The Sunday Times, 2 Aug 2015

He had gained so much notoriety that after he was shot to death by the police, 33 inmates escaped from a reformative training centre just to attend his funeral.

Lim Ban Lim, who was the most wanted gunman in Singapore and Malaysia in the 1960s, met his end in Queenstown in 1972, after being on the run for years. He was 32 years old, and was already responsible for the death of one policeman.

Lim had been on the wanted list since 1965, after he shot and wounded a detective in Paya Lebar Road in May that year. Following the incident, the police looked for information on Lim, described to be Hokkien, about 1.65m and of medium build. But he remained at large.

A year later, in September 1966, Lim shot another officer, Detective Allan Lee, who had arrested his friend in the lobby of the Odeon Cinema in North Bridge Road. Detective Lee was wounded in the leg.

On June 23, 1968, Lim killed officer Koh Chong Thye, a 27-year-old corporal. It was believed that he had spotted Lim walking out of a shophouse in Rangoon Road at 1.20pm that day. He and two other officers trailed Lim to a vacant plot of land in Owen Road.

There, Lim suddenly confronted them with a Browning automatic pistol and demanded that the corporal hand over his revolver.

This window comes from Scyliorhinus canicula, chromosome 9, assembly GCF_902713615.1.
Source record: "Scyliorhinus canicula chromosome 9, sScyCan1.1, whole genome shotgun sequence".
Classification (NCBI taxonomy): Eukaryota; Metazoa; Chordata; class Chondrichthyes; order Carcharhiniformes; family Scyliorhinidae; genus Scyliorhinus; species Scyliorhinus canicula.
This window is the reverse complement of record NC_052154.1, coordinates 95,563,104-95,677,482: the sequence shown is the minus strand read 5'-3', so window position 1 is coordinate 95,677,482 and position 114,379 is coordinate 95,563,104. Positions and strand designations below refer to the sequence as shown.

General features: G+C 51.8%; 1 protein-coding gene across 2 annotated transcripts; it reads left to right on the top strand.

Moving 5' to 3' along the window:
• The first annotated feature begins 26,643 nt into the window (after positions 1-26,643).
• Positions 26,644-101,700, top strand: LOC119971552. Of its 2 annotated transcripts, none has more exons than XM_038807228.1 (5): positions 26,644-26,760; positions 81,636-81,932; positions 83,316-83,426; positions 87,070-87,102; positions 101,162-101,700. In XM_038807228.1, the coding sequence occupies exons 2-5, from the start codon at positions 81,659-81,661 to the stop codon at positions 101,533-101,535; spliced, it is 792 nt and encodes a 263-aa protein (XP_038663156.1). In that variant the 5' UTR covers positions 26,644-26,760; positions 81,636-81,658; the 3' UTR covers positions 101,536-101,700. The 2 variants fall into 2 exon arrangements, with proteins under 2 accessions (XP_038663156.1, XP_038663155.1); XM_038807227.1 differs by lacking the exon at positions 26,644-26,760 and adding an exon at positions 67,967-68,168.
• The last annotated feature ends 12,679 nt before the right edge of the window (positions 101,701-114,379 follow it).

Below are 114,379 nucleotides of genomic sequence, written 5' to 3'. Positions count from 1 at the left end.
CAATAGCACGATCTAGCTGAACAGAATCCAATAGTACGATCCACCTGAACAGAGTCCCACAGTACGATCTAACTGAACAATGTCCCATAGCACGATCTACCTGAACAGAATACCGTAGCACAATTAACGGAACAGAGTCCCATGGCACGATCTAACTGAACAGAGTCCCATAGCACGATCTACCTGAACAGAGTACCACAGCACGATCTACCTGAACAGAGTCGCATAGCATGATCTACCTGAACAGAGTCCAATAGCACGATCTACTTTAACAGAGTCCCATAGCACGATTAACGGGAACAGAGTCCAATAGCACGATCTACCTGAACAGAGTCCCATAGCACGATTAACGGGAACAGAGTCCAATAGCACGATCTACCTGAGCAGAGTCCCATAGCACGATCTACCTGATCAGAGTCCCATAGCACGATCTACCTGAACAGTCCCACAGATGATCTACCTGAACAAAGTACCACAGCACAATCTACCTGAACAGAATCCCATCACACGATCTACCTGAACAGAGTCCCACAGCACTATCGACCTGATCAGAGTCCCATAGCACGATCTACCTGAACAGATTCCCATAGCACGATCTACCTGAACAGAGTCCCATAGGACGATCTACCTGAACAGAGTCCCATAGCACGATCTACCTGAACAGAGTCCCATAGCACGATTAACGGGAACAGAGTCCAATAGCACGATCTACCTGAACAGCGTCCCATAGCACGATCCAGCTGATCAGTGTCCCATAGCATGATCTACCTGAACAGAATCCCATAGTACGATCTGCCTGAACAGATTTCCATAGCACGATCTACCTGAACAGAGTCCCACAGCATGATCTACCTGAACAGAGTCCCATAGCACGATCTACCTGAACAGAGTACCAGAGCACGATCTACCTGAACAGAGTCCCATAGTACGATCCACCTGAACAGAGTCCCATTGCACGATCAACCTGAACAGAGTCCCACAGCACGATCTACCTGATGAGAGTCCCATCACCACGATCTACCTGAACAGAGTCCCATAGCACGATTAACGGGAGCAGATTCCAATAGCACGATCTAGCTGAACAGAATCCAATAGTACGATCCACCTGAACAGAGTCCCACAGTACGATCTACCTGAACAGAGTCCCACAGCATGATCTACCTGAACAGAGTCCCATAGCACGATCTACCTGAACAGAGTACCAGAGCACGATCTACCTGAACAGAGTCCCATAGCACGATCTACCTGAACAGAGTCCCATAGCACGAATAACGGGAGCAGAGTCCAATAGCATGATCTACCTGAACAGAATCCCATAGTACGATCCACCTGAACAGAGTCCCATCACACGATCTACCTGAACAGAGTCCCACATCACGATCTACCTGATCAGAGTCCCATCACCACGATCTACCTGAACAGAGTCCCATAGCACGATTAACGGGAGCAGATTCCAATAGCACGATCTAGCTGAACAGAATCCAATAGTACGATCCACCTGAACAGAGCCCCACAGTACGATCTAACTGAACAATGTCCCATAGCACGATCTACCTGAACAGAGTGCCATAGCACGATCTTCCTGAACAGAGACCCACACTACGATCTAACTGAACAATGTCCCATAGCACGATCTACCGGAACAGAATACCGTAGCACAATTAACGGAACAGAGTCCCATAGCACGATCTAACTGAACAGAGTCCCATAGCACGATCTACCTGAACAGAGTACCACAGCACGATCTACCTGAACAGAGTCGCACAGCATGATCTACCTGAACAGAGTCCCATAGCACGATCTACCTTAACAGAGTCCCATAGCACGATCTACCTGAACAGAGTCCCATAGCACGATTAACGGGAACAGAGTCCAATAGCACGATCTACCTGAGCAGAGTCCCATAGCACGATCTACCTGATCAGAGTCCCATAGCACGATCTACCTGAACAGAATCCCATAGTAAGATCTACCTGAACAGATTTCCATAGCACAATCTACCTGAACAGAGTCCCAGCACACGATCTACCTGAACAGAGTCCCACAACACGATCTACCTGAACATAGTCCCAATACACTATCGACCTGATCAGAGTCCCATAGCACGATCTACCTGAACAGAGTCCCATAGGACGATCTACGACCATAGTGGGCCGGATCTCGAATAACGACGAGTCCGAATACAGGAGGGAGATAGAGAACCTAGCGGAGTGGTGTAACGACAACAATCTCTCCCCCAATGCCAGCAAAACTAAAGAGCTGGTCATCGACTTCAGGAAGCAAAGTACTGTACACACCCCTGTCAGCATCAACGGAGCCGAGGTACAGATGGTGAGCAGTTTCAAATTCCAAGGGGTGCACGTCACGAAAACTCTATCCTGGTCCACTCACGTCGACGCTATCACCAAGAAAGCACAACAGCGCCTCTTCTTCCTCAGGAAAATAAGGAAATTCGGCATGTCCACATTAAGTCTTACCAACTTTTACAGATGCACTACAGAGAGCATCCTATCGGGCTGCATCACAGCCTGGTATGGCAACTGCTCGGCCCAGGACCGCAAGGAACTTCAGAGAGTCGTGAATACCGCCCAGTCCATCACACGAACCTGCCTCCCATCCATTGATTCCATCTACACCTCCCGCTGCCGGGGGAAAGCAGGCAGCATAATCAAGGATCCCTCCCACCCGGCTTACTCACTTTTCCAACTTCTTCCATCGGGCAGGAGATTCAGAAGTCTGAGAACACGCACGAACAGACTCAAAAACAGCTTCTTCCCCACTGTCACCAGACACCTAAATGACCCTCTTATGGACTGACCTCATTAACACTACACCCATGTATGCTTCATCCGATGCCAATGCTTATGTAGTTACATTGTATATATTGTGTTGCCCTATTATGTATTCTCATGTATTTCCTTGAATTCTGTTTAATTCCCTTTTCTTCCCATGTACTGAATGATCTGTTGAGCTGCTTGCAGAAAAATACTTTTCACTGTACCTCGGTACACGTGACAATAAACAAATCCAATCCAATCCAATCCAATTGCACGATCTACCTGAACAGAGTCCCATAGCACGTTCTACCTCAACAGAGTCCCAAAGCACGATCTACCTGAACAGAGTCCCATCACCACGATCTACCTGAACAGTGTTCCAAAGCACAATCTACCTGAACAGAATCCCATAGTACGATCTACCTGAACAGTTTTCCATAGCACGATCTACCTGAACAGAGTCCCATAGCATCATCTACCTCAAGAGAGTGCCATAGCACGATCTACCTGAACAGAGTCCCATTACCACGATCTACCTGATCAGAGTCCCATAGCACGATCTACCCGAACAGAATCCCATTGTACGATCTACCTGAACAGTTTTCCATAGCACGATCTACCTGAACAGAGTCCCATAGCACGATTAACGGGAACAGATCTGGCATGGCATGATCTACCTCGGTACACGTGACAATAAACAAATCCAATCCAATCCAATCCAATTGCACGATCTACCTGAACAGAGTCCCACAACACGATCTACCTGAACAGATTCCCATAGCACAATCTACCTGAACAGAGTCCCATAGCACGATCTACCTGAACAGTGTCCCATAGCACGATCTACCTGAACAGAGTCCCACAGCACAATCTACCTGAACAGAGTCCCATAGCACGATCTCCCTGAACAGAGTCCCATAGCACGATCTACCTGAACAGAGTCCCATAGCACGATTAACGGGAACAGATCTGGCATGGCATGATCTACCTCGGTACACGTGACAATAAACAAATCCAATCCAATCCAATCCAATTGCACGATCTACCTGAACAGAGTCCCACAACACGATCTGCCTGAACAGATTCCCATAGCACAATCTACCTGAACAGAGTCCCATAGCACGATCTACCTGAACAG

Corporal Koh refused and there was a struggle. The officer broke away and ran behind a parked car. But it was then that he got shot in the chest. Despite being wounded, he drew his revolver and fired back at Lim, but missed. Lim fired a second shot - this time at point-blank range and aimed at the forehead, killing Corporal Koh. This was not the end of the drama.

Constable Cheong Yan Soon of the police's Guard and Escort Unit, which deployed armed guards to banks for instance, picked up the dead officer's revolver and began a running gun duel with Lim. He chased Lim through a maze of back lanes and stalls around Owen Road.

At Serangoon Road, Lim fired at the constable before dashing into Kitchener Road. At this point, another detective turned up and also began firing at Lim, who ran into Verdun Road and then into the adjacent Sam Leong Road. Lim was able to jump into a taxi and force the driver to take him to Lavender Street, where he disappeared.